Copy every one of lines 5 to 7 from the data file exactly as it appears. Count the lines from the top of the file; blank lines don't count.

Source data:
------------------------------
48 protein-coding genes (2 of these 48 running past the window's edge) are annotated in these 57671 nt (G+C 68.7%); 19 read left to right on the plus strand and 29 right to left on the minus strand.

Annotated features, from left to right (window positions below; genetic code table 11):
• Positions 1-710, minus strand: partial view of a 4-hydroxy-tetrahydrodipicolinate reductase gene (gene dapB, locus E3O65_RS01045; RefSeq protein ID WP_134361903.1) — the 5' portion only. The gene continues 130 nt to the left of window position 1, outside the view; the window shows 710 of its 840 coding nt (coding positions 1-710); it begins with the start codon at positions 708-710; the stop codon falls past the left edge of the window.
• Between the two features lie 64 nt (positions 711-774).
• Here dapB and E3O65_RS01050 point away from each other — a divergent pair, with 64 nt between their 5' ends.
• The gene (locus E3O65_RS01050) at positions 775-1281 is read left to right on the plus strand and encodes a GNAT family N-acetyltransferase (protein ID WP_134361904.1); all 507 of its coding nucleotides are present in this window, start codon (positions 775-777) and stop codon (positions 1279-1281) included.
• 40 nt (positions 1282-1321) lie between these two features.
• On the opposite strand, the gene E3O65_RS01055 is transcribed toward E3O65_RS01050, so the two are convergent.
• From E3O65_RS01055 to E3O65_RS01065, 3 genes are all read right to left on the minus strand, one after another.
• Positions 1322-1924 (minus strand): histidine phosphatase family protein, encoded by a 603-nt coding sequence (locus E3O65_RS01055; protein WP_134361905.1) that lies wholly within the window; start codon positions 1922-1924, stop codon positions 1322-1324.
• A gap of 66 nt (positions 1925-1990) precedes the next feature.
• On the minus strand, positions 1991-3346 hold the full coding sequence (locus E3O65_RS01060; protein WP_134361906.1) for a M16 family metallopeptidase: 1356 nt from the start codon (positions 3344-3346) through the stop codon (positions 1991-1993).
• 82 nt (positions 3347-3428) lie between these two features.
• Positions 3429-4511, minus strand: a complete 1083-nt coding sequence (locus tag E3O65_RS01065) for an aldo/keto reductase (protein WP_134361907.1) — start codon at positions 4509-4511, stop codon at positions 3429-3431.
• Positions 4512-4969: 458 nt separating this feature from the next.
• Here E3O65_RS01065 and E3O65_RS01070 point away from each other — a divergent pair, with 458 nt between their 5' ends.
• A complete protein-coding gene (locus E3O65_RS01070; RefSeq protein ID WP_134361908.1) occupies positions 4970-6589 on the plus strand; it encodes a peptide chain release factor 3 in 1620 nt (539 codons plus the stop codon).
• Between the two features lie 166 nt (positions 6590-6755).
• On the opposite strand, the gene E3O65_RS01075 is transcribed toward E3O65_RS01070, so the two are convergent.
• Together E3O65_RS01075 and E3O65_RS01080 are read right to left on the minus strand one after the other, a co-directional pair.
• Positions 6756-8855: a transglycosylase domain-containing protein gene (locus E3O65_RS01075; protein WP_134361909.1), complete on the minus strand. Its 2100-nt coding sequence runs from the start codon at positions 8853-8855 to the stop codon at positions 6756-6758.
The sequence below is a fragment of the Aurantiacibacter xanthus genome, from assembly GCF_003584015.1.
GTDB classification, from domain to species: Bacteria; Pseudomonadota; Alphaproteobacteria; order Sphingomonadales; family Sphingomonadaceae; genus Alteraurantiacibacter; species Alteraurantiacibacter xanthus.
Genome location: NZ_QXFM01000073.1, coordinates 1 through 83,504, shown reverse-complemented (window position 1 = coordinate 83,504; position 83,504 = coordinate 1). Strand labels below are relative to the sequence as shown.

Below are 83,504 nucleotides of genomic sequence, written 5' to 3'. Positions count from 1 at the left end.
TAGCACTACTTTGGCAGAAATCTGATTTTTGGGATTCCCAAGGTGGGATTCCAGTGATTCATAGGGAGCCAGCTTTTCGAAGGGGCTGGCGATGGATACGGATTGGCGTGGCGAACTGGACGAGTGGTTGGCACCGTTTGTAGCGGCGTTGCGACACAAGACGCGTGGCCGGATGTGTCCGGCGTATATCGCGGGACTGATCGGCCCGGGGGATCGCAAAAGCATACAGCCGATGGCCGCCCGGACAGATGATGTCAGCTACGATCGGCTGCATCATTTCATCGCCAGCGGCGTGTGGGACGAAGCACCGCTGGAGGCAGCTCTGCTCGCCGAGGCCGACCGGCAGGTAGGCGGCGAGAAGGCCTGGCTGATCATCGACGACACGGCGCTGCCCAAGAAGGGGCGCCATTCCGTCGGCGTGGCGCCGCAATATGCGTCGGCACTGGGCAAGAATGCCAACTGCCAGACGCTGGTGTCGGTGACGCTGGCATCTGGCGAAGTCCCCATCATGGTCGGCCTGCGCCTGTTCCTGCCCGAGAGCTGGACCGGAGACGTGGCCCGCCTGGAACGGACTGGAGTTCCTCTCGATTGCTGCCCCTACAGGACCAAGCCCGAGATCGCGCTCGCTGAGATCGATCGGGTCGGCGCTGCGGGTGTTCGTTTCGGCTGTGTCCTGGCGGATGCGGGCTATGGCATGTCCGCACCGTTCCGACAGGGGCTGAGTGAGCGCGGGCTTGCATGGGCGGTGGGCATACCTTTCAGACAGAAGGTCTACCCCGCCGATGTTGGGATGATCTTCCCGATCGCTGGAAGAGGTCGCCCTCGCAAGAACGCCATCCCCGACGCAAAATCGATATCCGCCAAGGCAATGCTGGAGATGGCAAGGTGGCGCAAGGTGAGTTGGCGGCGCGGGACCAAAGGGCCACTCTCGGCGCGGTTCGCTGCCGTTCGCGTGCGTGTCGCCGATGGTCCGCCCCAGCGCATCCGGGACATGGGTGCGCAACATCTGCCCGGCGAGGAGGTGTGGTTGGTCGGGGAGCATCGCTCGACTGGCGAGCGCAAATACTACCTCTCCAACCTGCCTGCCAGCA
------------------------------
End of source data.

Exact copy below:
• Here dapB and E3O65_RS01050 point away from each other — a divergent pair, with 64 nt between their 5' ends.
• The gene (locus E3O65_RS01050) at positions 775-1281 is read left to right on the plus strand and encodes a GNAT family N-acetyltransferase (protein ID WP_134361904.1); all 507 of its coding nucleotides are present in this window, start codon (positions 775-777) and stop codon (positions 1279-1281) included.
• 40 nt (positions 1282-1321) lie between these two features.